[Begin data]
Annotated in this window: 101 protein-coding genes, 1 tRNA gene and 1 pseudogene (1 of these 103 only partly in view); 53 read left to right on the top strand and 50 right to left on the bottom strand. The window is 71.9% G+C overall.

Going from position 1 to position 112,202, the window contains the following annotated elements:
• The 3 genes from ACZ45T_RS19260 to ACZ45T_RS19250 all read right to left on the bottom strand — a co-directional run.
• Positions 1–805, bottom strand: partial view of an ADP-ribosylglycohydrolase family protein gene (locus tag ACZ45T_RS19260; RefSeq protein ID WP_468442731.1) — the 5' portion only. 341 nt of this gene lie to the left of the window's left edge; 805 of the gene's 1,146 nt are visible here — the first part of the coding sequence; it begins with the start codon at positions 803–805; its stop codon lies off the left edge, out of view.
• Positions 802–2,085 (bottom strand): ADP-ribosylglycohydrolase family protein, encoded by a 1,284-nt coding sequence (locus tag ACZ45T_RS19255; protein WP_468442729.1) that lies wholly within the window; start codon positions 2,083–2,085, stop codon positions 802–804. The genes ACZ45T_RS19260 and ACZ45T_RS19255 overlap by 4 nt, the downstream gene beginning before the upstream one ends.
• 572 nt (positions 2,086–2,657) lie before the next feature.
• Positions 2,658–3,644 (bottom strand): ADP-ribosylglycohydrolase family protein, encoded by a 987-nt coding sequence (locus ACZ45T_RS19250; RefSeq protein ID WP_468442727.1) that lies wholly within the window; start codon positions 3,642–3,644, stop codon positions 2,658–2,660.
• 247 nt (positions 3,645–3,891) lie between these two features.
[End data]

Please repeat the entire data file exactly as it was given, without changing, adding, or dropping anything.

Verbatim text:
Annotated in this window: 101 protein-coding genes, 1 tRNA gene and 1 pseudogene (1 of these 103 only partly in view); 53 read left to right on the top strand and 50 right to left on the bottom strand. The window is 71.9% G+C overall.

Going from position 1 to position 112,202, the window contains the following annotated elements:
• The 3 genes from ACZ45T_RS19260 to ACZ45T_RS19250 all read right to left on the bottom strand — a co-directional run.
• Positions 1–805, bottom strand: partial view of an ADP-ribosylglycohydrolase family protein gene (locus tag ACZ45T_RS19260; RefSeq protein ID WP_468442731.1) — the 5' portion only. 341 nt of this gene lie to the left of the window's left edge; 805 of the gene's 1,146 nt are visible here — the first part of the coding sequence; it begins with the start codon at positions 803–805; its stop codon lies off the left edge, out of view.
• Positions 802–2,085 (bottom strand): ADP-ribosylglycohydrolase family protein, encoded by a 1,284-nt coding sequence (locus tag ACZ45T_RS19255; protein WP_468442729.1) that lies wholly within the window; start codon positions 2,083–2,085, stop codon positions 802–804. The genes ACZ45T_RS19260 and ACZ45T_RS19255 overlap by 4 nt, the downstream gene beginning before the upstream one ends.
• 572 nt (positions 2,086–2,657) lie before the next feature.
• Positions 2,658–3,644 (bottom strand): ADP-ribosylglycohydrolase family protein, encoded by a 987-nt coding sequence (locus ACZ45T_RS19250; RefSeq protein ID WP_468442727.1) that lies wholly within the window; start codon positions 3,642–3,644, stop codon positions 2,658–2,660.
• 247 nt (positions 3,645–3,891) lie between these two features.